all of their U.S. funding for important programs in countries all over the world would be the reward
that organizations get for trying to be part of the solution in
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Why is it that the Bush administration is again singling out the organizations
that are making a difference in the lives of women and their families to make
its own political point? As Amy Coen, PAI’s President/CEO, has said,
"When the issue involves family planning, the White House will always
look for new ways to satiate the voracious appetite of its right-wing
political constituency." Political posturing should not endanger women’s
Opponents of family planning
and reproductive health programs argue that the U.S. government — and
U.S. taxpayers — should have no "complicity" in Chinese government
population practices. Few, if any, disagree. In fact, all of the
activities of UNFPA and the targeted organizations that work in China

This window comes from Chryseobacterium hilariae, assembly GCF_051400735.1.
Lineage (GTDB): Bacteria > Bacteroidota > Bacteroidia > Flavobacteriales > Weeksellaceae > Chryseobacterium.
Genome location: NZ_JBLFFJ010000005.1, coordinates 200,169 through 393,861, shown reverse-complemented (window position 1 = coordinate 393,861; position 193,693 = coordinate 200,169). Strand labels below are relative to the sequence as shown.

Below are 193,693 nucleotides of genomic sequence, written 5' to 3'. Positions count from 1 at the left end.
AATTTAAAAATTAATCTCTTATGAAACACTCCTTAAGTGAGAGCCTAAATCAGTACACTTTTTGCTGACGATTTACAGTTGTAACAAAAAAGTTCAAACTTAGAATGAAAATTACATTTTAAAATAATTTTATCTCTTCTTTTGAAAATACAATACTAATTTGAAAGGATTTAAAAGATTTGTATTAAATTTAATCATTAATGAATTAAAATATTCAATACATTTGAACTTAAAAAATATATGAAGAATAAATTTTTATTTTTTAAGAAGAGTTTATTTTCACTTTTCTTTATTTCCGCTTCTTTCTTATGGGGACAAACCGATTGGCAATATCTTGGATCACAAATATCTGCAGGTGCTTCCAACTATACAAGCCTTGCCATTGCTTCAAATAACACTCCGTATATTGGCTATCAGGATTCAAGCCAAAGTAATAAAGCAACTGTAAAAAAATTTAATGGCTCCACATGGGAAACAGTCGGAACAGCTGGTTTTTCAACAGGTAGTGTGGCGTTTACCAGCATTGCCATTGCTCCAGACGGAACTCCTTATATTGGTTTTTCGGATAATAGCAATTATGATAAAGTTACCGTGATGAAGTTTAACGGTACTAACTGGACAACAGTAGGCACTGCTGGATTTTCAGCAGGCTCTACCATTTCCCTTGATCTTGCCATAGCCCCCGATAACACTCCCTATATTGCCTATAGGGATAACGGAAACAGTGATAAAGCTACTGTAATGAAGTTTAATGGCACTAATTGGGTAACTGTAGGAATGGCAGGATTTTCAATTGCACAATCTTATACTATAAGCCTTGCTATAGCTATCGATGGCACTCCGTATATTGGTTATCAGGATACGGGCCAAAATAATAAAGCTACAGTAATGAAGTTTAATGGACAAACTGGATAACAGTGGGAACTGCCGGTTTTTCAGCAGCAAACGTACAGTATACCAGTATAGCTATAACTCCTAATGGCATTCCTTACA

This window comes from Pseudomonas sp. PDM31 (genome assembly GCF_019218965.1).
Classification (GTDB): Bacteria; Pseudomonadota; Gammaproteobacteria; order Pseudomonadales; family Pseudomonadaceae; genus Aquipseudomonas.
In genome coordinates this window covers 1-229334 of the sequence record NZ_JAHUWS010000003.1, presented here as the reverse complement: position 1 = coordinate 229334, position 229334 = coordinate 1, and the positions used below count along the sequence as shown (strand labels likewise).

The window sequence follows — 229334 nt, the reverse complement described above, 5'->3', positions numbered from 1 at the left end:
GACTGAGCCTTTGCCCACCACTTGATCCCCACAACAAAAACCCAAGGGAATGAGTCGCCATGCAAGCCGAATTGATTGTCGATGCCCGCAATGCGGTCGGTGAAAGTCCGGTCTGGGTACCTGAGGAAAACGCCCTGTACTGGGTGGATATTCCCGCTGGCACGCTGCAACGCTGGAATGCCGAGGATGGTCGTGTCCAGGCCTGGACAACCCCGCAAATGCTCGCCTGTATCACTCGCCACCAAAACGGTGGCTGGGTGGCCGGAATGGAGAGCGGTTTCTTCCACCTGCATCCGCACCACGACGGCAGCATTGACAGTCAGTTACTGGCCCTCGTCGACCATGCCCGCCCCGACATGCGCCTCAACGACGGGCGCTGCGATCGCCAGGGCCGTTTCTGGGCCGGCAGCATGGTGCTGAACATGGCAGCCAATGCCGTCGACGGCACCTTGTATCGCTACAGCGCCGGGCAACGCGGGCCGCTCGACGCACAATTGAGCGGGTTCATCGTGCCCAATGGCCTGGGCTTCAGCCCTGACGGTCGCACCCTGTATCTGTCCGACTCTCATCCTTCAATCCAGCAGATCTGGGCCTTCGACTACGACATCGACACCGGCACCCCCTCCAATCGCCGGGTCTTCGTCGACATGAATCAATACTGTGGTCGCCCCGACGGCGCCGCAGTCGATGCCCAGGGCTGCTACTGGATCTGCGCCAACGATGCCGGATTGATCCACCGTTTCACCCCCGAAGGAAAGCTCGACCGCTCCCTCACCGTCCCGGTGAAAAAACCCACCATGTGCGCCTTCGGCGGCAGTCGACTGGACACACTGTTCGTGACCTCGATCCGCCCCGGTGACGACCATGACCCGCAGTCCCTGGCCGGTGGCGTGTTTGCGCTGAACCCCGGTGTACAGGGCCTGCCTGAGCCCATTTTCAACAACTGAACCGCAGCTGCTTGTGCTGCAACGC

are based upon voluntarism and respect for human rights and are supported
with funds provided by other donors — public and private.
Does the administration’s argument even withstand scrutiny for consistency and an absence
of hypocrisy? The answer is a resounding no. There are a number of examples
of other multilateral institutions, U.S. government agencies, and nongovernmental
organizations that partner with the Chinese government in the health
sector, including those Chinese governmental institutions judged by
the State Department to be guilty under the terms of the Kemp-Kasten
amendment to have "support[ed] or participate[d] in the management
of a program of coercive abortion or involuntary sterilization."
Opponents of contraception
inside and outside the Bush administration believe that any financial
relationship with the Chinese government somehow indirectly supports
coercive practices. The real agenda is clear: funding for international family planning groups
is being threatened in pursuit of an ideological agenda that stands